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Prove that the sequence $x_{n+1}=\frac{a}{1+x_n}$ with $a,x_0>0$ converges

Im having a lot of trouble with this exercise... indeed I think that the statement is false. The unique tools that I have to solve this exercise is the algebra of limits, the $\epsilon{-}N$ definition of convergence of a sequence and the theorem that says that if a sequence is monotone and bounded then converges.

If $(x_n)\to x$ then $x=\frac{-1+\sqrt{1+4a}}2$. From some tests and watching the graph of the function $\frac{1}{1+x}$ the sequence certainly is alternating.

Then I tried to prove that the sequence $(x_{n+2}-x_n)$ is monotone but I failed. Some hint or solution, with the tools already mentioned, will be appreciated. Thank you.

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Hint: Let $\xi_a=\frac{-1+\sqrt{1+4a}}{2}$ and $f_a(x)=\frac{a}{1+x}$.

  1. Prove that if $x_n<\xi_a$, then $f_a(x_n)=x_{n+1}>\xi_a$ and vice-versa;
  2. Prove that $f_a(f_a(x))=a\left(1-\frac{a}{1+x+a}\right)$ is an increasing function on $\mathbb{R}^+$, and deduce that both the sequences $\{x_{2n}\}_{n\geq 0}$ and $\{x_{2n+1}\}_{n\geq 0}$ are monotonic and bounded, hence converging;
  3. Prove that $\lim_{n\to +\infty}x_{2n}=\lim_{n\to +\infty}x_{2n+1}$, for instance by bounding $|x_{n}-x_{n+1}|$, or by noticing that $|f_a'(\xi_a)|=\frac{4a}{(1+\sqrt{1+4a})^2}<1$ and by invoking the Banach fixed point theorem;
  4. Once you get $\lim_{n\to +\infty}x_n = L$, prove that, by the continuity of $f_a$, $L$ has to fulfill $L=f_a(L)$, from which $L=\xi_a$.

The following picture might be inspiring:

enter image description here

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  • $\begingroup$ With $x_{n+2}=a\cdot\frac{1+x_{n-1}}{1+x_{n-1}+a}$ is easy to see that if $0<a<1$ the subsequence decreases and is bounded below by zero. But the case $a\ge 1$ is not easy. $\endgroup$ – Masacroso Oct 20 '16 at 19:49
  • $\begingroup$ @Masacroso: $f_a(f_a(x)) = a\cdot\frac{x+1}{1+x+a}$ is always monotonic if $a>0$, it does not matter if $a<1$ or $a>1$. $\endgroup$ – Jack D'Aurizio Oct 20 '16 at 20:10
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    $\begingroup$ Aaahh... I see. I can check that $$x>a\cdot\frac{1+x}{1+x+a}\implies x^2>0$$ what is always true. $\endgroup$ – Masacroso Oct 20 '16 at 20:17
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    $\begingroup$ One last question Jack, what software you used to draw this picture? $\endgroup$ – Masacroso Oct 20 '16 at 20:18
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    $\begingroup$ @Masacroso: GeoGebra $\endgroup$ – Jack D'Aurizio Oct 20 '16 at 20:19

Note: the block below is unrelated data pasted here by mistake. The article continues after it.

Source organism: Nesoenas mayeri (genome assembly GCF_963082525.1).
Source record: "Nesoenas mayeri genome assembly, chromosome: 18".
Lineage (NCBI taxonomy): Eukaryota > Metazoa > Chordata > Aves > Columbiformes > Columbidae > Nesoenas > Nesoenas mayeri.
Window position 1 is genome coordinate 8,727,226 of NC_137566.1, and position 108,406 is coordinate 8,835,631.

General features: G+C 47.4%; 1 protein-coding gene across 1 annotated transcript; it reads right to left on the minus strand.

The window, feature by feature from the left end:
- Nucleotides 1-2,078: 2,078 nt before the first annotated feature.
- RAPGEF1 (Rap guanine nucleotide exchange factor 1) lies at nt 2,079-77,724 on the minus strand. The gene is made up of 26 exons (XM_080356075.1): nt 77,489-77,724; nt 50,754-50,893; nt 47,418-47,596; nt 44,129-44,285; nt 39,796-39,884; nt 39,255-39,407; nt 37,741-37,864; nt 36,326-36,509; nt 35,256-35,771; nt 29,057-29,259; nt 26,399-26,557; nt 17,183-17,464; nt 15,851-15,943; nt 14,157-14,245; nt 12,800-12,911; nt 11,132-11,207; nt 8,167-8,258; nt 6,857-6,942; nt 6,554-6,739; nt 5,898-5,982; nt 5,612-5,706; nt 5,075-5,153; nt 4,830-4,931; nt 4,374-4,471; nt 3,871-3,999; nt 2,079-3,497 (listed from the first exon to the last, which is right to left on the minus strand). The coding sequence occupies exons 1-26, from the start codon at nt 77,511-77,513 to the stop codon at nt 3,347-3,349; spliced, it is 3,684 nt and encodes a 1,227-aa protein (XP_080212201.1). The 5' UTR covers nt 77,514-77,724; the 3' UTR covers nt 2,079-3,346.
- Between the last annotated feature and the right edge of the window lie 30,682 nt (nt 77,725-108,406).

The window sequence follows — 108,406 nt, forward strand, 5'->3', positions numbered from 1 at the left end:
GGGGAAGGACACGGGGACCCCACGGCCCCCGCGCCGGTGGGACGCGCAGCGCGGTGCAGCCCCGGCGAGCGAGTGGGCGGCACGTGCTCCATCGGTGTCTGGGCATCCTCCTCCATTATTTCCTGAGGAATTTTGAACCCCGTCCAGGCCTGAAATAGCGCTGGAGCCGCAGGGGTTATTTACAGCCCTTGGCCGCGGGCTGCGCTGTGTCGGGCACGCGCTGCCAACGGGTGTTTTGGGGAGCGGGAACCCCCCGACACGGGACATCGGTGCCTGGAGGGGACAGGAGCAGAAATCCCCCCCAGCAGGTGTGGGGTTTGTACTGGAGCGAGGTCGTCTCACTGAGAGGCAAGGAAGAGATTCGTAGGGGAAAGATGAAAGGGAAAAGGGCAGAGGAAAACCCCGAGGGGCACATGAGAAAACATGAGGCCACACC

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Let $f(x)=\frac{a}{1+x}$

we have

$\forall n\geq0 \; x_{n+1}=f(x_n)$

it is easy to see ( by induction) that

$\forall n\geq0 \; \; x_n>0$.

the only fixed point of $f$ in this interval is $L=\frac{-1+\sqrt{1+4a}}{2}$.

assume now that $0<x_0<L$.

$f$ is decreasing at $(0,+\infty)$, thus

by induction, we can prove that

  1. $(x_{2n}) $is increasing.
  2. $(x_{2n+1})$ is decreasing.
  3. $0<x_{2n}<L$
  4. $L<x_{2n+1}<a$

the two sequences are then convergent.

let $L_1=\lim_{n\to \infty}x_{2n+1}$

and

$L_2=\lim_{n\to\infty}x_{2n}$

we have

$L_1=\frac{a}{1+L_2}$ and $L_2=\frac{a}{1+L_1}$

which gives $L_1=L_2=L$.

the second case is similar.

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This probably isn't the intended solution, but it can be solved with some linear algebra:

Consider the linear recurrence $X_{n+1} = AX_n$, where $$X_0 = \begin{pmatrix}x_0\\1\end{pmatrix}, \quad A = \begin{pmatrix}0 & a\\1 & 1\end{pmatrix}.$$ Then you can show that $x_n = X_{n,1} / X_{n,2}$. The eigenvalues of $A$ are $\lambda_1 = \frac{1 + \sqrt{1+4a}}{2}$ and $\lambda_2 = \frac{1 - \sqrt{1+4a}}{2}$, and by diagonalizing $A$ you can compute explicitly $X_n = A^n X_0$ and show that $$x_n = \frac{a \lambda_1^n (\lambda_2 x_0 - a) + a \lambda_2^n (-\lambda_1 x_0 + a)}{\lambda_1^{n+1} (\lambda_2 x_0 - a) + \lambda_2^{n+1} (-\lambda_1 x_0 + a)} \to \frac{a}{\lambda_1} = -\lambda_2$$ since $\lambda_2 x_0 - a \ne 0$ (because $\lambda_2 < 0)$ and $|\lambda_1| > |\lambda_2|$.


This idea generalizes to the case where $x_{n+1}$ is any rational function of $x_n$, by letting $X_n$ be a vector of powers of $x_n$.

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